The latest Cabinet reshuffle may have cost Trinamool Congress Mukul Roy the Railways portfolio but he stood his ground when Prime Minister Manmohan Singh asked him to visit two train accident sites: in Uttar Pradesh and Assam respectively.
Till the recent Cabinet reshuffle, Mukul Roy was minister of state for railways. Following Mamata Banerjee’s accession to the West Bengal throne, the Railways portfolio was under the charge of the Prime Minister: exactly the plea Roy took when defying the PM’s diktat. “I am not the Railway Minister, the Prime Minister is” Roy is reported to have said.
Roy, it is learnt, was acting on instructions from his party chief Mamata Banerjee who is reported to have told him to stay put till the Prime Minister allocates the Railway portfolio to Trinamool Congress and named a full fledged Railway Minister. Roy was then tipped to be Railway Minister but how he lost out to party colleague Dinesh Trivedi is a matter of much speculation. One version being that his defiance of PM’s instructions cost him his portfolio.
Irrespective, though Mukul Roy was acing at the behest of Banerjee and playing his own politics, his staying away did save the injured much misery. For it is common knowledge that when VIPs visit disaster and accident sites, there is confusion and chaos with officials leaving all work and lining up to escort VIPs to the injured or victims families as the case maybe. In hospitals, medical attention and aid takes a backseat and doctors shift focus from patients to the VIPs.
Ofcourse it is a catch-22 situation: damned if they do and damned if they don’t. If those in power do not go, then they are slammed by the Opposition parties and sometimes even the people for being insensitive; if they do they are criticized for bringing things to a standstill. Work is not and cannot be normal because doctors and hospital staff stand in attendance for the VIP; relatives are shoo-ed away and banned entry for security reasons and patients are put on hold. Hence a VIP visit means gaining political points but losing the real game: the human game.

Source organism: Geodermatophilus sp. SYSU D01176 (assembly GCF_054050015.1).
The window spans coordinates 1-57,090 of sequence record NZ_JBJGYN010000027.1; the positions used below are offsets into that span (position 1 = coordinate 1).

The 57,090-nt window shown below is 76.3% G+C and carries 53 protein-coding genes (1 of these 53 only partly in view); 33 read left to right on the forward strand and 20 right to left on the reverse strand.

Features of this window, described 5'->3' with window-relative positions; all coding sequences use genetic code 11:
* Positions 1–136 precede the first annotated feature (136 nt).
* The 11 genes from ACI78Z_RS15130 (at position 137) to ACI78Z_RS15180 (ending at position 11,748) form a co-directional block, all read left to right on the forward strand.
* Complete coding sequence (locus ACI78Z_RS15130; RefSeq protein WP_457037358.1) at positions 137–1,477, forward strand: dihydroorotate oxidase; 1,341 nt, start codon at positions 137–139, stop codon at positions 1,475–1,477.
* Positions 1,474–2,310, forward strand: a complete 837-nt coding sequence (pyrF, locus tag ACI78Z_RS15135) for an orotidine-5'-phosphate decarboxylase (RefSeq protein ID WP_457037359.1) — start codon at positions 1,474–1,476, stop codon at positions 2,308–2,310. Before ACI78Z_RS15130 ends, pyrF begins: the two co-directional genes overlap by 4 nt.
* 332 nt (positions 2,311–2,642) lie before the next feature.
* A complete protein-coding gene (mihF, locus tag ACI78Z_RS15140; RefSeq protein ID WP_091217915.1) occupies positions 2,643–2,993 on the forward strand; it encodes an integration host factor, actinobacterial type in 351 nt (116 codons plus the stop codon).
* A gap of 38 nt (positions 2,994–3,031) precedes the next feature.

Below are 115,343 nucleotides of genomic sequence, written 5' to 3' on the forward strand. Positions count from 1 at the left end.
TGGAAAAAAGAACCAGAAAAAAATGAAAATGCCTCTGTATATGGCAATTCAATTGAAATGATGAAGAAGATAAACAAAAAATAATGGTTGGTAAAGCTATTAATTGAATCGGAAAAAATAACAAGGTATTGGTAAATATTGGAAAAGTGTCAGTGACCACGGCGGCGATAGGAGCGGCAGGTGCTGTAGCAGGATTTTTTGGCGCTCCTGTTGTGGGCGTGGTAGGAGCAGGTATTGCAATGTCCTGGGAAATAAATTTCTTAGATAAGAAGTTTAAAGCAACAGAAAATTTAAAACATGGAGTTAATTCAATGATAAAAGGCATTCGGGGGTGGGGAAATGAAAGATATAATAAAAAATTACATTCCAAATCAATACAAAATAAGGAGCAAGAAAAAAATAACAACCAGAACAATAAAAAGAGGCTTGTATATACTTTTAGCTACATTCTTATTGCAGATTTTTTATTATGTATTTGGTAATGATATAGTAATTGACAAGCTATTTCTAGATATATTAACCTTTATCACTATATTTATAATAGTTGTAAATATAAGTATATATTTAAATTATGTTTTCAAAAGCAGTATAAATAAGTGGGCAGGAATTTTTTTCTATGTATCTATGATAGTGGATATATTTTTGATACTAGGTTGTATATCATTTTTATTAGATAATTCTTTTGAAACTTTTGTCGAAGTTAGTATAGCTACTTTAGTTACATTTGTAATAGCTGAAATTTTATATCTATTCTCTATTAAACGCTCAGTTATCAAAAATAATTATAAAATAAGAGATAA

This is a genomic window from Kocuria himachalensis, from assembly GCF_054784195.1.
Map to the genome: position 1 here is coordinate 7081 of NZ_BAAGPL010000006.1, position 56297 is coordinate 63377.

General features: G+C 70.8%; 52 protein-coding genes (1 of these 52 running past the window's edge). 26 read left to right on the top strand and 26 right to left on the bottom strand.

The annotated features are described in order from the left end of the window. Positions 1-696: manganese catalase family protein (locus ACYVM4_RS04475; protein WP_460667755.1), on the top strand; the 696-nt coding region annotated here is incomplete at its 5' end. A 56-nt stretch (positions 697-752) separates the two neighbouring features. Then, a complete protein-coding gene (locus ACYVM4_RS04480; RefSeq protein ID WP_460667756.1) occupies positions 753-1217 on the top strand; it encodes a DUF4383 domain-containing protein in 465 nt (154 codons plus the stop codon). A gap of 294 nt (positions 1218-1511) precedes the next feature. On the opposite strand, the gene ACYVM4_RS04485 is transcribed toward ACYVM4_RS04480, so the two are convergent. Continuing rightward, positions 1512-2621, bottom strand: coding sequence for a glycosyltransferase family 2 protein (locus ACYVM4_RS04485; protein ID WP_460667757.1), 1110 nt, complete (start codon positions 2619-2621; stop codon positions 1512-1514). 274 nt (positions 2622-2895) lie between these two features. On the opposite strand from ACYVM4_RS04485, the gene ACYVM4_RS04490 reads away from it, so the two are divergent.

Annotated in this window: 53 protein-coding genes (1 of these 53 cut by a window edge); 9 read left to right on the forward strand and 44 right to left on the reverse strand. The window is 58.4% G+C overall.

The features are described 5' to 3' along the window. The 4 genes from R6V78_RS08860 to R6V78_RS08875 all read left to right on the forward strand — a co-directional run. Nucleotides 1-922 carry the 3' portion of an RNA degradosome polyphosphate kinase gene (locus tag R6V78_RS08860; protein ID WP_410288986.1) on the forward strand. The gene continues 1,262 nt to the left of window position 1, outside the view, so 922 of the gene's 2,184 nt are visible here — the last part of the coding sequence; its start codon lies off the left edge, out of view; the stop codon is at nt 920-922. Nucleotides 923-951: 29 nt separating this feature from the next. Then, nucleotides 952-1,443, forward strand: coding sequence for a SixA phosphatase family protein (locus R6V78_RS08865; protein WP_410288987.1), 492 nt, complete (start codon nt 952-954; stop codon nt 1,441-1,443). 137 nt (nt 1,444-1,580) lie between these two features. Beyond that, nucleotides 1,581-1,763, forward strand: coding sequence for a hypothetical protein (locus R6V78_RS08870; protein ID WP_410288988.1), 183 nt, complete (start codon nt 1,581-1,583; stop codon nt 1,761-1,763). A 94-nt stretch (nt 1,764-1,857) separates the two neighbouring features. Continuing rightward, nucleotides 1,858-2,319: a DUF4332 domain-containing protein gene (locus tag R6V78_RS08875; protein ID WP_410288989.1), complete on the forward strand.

I would want to see a politician who would say forget what the people say but I will not create confusion and add to the chaos by going there simply because I want to score a point. Or one who would go there quietly without the paraphernalia, security men,cops and escort vehicles clearing roads from routine traffic. I would want to see a politician who would say that politics apart, I do not want to inconvenience the already traumatized people who need aid more than lip service from VIPs.
I would want to see people in power monitor relief and ensure help rather than focusing on how soon can they get to the site and which of their rival parties they better. I would rather that they stay in the background and call the shots; not let things slip; instead ensure that the injured get what it takes to make them comfortable.
For instance when Congress General Secretary Rahul Gandhi visited the hospital where the injured were, patients were told to vacate beds and stand since the bed-sheets had to be replaced; those who were livid at the mismanagement of patient care were shifted to wards which Gandhi was not expected to visit, relatives were roughed up because they cried foul. After Rahul Gandhi, it was BJP leaders Rajnath Singh and Uma Bharti’s turn and before that Union minister Sriprakash Jaiswal.
The motto: VIPs should go back happy while the patients can go to hell.
While on Gandhi, one needs to ponder over his statement on the Mumbai terror attack. His and union home minister Chidambaram’s.
Gandhi’s statement that blasts happen everywhere and Chidambaram’s that the terrorists chose places, which were congested and had dense population. If Gandhi’s statement was somewhat dismissive, Chidambaram’s was shocking. Worse still his saying that whoever has perpetrated the attacks has “worked in a very clandestine manner”, seems to suggest that he was hoping that terrorists would call him, announce their intent and target before the kill.
He seems to be out of depth.
At another level, Chidambaram reiterated that the bombing would not derail efforts to improve ties with Pakistan: “We are neighbors. Living in the most troubled neighborhood, every part of India is vulnerable,” he said.
It is “soft speak” which will be the government’s undoing. People’s anger at repeated onslaughts by Pakistan or “proxy war” to borrow BJP’s LK Advani’s term, is now visible and vocal. Not only do they want the government to act but also to come down clearly, sharply and heavily on Pakistan with a “this far and no further” policy. In other words an “enough is enough” message that should translate into severing ties till results do not show on the ground.
The first step could be to hang Kasab and the second to tell the world and through its actions to Pakistan that India’s policy of tolerance should not be mistaken for its weakness.